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BEATTY, Ore. — Southern Oregon's first major wildfire of the year is now largely contained, with firefighters continuing to shore up their lines.
The Ponina Fire broke out roughly five miles north of Beatty in Klamath County, with the fire first reported on Sunday afternoon. It is now estimated at 1,641 acres and 60 percent contained.
Photo courtesy Christopher Trotchie
According to the South Central Oregon Fire Management Partnership (SCOFMP), the fire is now fully lined with mop-up activities continuing into Wednesday. Firefighters were able to start repair work on Tuesday, which will also continue.
Fire officials said that the Ponina Fire is burning in timber and brush, with "creeping and smoldering fire behavior." Smoke can be seen rising from the fire's interior.
As of Wednesday, there were 16 engines, two bulldozers, and two water tenders assigned to the fire. A Type 3 Incident Management Team that took control of the fire earlier this week will be handing it back to the local Oregon Department of Forestry unit at 6 p.m.
Evacuation levels in the area have been dropped to a Level 1 "Get Ready" phase, which means that residents should continue to monitor the situation and have things ready to go in case conditions change.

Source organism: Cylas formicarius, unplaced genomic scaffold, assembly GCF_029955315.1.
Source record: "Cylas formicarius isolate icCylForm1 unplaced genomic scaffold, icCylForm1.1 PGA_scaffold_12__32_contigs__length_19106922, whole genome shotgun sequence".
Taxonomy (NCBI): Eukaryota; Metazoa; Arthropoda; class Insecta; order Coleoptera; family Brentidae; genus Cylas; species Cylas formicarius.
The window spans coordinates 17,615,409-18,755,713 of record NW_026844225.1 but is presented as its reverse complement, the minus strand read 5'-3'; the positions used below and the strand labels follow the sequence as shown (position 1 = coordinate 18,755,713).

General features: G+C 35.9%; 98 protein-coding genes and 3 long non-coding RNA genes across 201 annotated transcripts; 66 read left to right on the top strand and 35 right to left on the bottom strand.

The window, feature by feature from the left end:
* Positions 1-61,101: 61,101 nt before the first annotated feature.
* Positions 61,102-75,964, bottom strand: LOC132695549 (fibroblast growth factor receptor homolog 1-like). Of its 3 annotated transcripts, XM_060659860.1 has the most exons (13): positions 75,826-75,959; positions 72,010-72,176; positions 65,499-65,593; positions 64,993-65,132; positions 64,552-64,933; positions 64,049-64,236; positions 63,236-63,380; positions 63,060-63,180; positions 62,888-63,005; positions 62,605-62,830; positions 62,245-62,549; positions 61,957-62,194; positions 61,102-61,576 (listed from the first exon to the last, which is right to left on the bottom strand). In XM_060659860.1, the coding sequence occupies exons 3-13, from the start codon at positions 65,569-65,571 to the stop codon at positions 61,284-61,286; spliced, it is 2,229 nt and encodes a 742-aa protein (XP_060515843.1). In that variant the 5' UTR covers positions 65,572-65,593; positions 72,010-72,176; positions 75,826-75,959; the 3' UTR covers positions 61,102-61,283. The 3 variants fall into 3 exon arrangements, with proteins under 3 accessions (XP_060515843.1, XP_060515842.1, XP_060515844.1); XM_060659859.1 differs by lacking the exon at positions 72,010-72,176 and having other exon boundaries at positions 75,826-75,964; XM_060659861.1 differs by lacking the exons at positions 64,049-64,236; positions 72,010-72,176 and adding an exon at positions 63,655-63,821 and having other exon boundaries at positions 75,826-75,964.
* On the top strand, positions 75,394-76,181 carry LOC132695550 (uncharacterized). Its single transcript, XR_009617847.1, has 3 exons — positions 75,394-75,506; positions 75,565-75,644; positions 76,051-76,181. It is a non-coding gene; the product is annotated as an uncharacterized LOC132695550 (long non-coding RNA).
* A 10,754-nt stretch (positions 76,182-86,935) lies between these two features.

Tuesday's update included the news that seven structures have been destroyed by the fire — up from two the day prior — but officials said that they were "mostly outbuildings."
Smoke may still be highly visible in the surrounding areas, including on Highway 140. The Ponina Fire burns in an area with narrow roads, and the public has been advised to avoid the fire area for their own safety and that of responding fire crews.
Weather conditions are expected to be warmer and drier through Friday, with gusty winds in the afternoons and evenings.
"Fuels remain dormant and dry, meaning fire can carry quickly," SCOFMP said. "High winds are expected in the coming days which can lead to spotting and rapid fire spread even from a small fire like a campfire. The public is urged to use extreme caution with fire on private and wildlands, especially as the area is already seeing early wildfires."